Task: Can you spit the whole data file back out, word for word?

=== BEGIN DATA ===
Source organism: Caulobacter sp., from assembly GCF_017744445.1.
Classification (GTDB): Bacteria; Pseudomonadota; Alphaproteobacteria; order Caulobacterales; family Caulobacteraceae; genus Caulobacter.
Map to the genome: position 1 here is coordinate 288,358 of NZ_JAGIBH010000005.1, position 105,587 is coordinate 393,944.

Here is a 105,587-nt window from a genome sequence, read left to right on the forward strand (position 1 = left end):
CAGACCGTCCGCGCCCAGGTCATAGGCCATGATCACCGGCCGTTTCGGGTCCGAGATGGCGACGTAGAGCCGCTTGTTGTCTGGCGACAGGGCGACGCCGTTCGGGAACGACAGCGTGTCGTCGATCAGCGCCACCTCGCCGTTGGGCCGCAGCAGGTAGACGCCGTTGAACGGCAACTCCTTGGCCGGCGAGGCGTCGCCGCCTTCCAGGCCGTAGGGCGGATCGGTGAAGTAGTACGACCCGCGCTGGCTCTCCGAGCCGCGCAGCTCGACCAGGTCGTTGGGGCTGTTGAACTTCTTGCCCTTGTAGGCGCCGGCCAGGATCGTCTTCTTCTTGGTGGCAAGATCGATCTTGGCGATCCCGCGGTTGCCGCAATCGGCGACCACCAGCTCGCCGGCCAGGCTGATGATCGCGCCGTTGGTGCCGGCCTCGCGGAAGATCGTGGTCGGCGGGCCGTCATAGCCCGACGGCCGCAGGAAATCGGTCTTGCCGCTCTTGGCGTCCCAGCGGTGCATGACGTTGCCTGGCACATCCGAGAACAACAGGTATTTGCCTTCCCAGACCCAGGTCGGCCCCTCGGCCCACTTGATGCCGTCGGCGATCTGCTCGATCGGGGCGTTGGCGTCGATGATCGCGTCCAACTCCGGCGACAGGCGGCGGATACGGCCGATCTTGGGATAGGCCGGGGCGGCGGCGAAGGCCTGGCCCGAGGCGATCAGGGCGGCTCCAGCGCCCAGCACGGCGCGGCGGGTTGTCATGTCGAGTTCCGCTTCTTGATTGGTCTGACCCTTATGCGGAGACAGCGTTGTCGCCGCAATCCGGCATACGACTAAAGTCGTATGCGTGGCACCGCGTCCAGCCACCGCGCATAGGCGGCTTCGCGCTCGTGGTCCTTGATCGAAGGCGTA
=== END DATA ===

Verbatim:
Source organism: Caulobacter sp., from assembly GCF_017744445.1.
Classification (GTDB): Bacteria; Pseudomonadota; Alphaproteobacteria; order Caulobacterales; family Caulobacteraceae; genus Caulobacter.
Map to the genome: position 1 here is coordinate 288,358 of NZ_JAGIBH010000005.1, position 105,587 is coordinate 393,944.

Here is a 105,587-nt window from a genome sequence, read left to right on the forward strand (position 1 = left end):
CAGACCGTCCGCGCCCAGGTCATAGGCCATGATCACCGGCCGTTTCGGGTCCGAGATGGCGACGTAGAGCCGCTTGTTGTCTGGCGACAGGGCGACGCCGTTCGGGAACGACAGCGTGTCGTCGATCAGCGCCACCTCGCCGTTGGGCCGCAGCAGGTAGACGCCGTTGAACGGCAACTCCTTGGCCGGCGAGGCGTCGCCGCCTTCCAGGCCGTAGGGCGGATCGGTGAAGTAGTACGACCCGCGCTGGCTCTCCGAGCCGCGCAGCTCGACCAGGTCGTTGGGGCTGTTGAACTTCTTGCCCTTGTAGGCGCCGGCCAGGATCGTCTTCTTCTTGGTGGCAAGATCGATCTTGGCGATCCCGCGGTTGCCGCAATCGGCGACCACCAGCTCGCCGGCCAGGCTGATGATCGCGCCGTTGGTGCCGGCCTCGCGGAAGATCGTGGTCGGCGGGCCGTCATAGCCCGACGGCCGCAGGAAATCGGTCTTGCCGCTCTTGGCGTCCCAGCGGTGCATGACGTTGCCTGGCACATCCGAGAACAACAGGTATTTGCCTTCCCAGACCCAGGTCGGCCCCTCGGCCCACTTGATGCCGTCGGCGATCTGCTCGATCGGGGCGTTGGCGTCGATGATCGCGTCCAACTCCGGCGACAGGCGGCGGATACGGCCGATCTTGGGATAGGCCGGGGCGGCGGCGAAGGCCTGGCCCGAGGCGATCAGGGCGGCTCCAGCGCCCAGCACGGCGCGGCGGGTTGTCATGTCGAGTTCCGCTTCTTGATTGGTCTGACCCTTATGCGGAGACAGCGTTGTCGCCGCAATCCGGCATACGACTAAAGTCGTATGCGTGGCACCGCGTCCAGCCACCGCGCATAGGCGGCTTCGCGCTCGTGGTCCTTGATCGAAGGCGTA